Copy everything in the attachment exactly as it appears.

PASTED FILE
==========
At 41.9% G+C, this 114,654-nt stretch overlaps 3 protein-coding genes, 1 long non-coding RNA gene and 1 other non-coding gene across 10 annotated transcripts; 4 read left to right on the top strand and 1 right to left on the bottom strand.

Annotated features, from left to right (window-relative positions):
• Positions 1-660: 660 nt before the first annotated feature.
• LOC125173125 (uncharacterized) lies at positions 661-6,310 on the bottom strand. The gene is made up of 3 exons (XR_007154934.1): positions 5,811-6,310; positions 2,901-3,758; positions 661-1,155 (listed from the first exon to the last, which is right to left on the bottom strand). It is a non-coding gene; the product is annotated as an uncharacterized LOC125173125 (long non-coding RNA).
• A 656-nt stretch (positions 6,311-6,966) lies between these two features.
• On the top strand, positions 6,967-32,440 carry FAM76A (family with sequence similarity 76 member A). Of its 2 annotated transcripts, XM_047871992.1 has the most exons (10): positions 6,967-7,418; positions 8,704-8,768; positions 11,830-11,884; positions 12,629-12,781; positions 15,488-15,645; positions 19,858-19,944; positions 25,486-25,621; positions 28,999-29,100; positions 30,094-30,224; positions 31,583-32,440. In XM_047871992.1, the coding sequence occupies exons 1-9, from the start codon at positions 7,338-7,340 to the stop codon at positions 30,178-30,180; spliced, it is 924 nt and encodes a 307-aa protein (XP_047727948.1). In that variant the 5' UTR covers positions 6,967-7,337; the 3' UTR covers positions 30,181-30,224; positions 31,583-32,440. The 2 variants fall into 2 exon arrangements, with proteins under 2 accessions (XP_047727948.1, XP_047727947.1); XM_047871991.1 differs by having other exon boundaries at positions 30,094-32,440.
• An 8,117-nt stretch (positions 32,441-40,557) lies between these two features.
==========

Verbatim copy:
At 41.9% G+C, this 114,654-nt stretch overlaps 3 protein-coding genes, 1 long non-coding RNA gene and 1 other non-coding gene across 10 annotated transcripts; 4 read left to right on the top strand and 1 right to left on the bottom strand.

Annotated features, from left to right (window-relative positions):
• Positions 1-660: 660 nt before the first annotated feature.
• LOC125173125 (uncharacterized) lies at positions 661-6,310 on the bottom strand. The gene is made up of 3 exons (XR_007154934.1): positions 5,811-6,310; positions 2,901-3,758; positions 661-1,155 (listed from the first exon to the last, which is right to left on the bottom strand). It is a non-coding gene; the product is annotated as an uncharacterized LOC125173125 (long non-coding RNA).
• A 656-nt stretch (positions 6,311-6,966) lies between these two features.
• On the top strand, positions 6,967-32,440 carry FAM76A (family with sequence similarity 76 member A). Of its 2 annotated transcripts, XM_047871992.1 has the most exons (10): positions 6,967-7,418; positions 8,704-8,768; positions 11,830-11,884; positions 12,629-12,781; positions 15,488-15,645; positions 19,858-19,944; positions 25,486-25,621; positions 28,999-29,100; positions 30,094-30,224; positions 31,583-32,440. In XM_047871992.1, the coding sequence occupies exons 1-9, from the start codon at positions 7,338-7,340 to the stop codon at positions 30,178-30,180; spliced, it is 924 nt and encodes a 307-aa protein (XP_047727948.1). In that variant the 5' UTR covers positions 6,967-7,337; the 3' UTR covers positions 30,181-30,224; positions 31,583-32,440. The 2 variants fall into 2 exon arrangements, with proteins under 2 accessions (XP_047727948.1, XP_047727947.1); XM_047871991.1 differs by having other exon boundaries at positions 30,094-32,440.
• An 8,117-nt stretch (positions 32,441-40,557) lies between these two features.